Long since, it is a known fact that our brain is active during sleep. In recent studies, researchers from the University of Tübingen, Germany, and scientists of the Max-Planck-Institute for Cognition and Neuro-Science, Leipzig, Germany co-operated in examining the influence of sleep on language acquisition in early childhood. Parents and their babies (age from 9 to 16 months) participated in the study in which the brain activity of the infants where recorded by EEG. This enabled the scientists to draw conclusions on the memory.
During a learning phase, the scientists showed the babies pictures with invented shapes. At the same time, the babies heard the also invented names of the pictures. Similar objects that only differed by their color, e.g., had the same names. In the end of the learning phase the children had learned the names of the single objects, independent from their age. At that time, they were not able to assign new objects to similar objects they already knew.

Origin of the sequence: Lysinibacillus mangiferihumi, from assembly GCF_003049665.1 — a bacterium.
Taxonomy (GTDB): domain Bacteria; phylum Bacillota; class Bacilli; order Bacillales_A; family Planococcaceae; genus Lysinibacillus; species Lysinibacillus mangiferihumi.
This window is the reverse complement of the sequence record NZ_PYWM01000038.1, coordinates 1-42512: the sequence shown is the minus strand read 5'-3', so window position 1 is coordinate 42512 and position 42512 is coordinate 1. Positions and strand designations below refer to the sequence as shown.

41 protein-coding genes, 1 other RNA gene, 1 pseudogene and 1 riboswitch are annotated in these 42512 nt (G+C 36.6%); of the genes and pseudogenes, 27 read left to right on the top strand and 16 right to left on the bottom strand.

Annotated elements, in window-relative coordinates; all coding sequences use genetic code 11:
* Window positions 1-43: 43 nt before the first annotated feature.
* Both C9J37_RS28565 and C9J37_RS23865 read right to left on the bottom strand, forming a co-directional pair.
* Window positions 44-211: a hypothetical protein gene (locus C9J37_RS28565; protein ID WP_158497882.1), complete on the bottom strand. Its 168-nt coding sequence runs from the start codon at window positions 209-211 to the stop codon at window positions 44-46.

In the following test phase they babies were divided into two different groups. The first group slept for two hours after the learning phase, the other group remained awake. After these two hours, the babies from the second group had forgotten the names of the objects.
A completely different situation with the “sleeping babies”: these children were not only able to recall the objects and their names. After the rest they were able to assign new objects to the names of known objects. Conclusion: during sleep, most likely new categories get formed. A proof, that sleep is not only important for our memory but also for structuring of the brain.
Source: Max-Planck-Institut für Kognitions- und Neurowissenschaften | www.cbs.mpg.de/251986/20150129-01?print=yes
This post is also available in / Diesen Beitrag gibt es auch in: German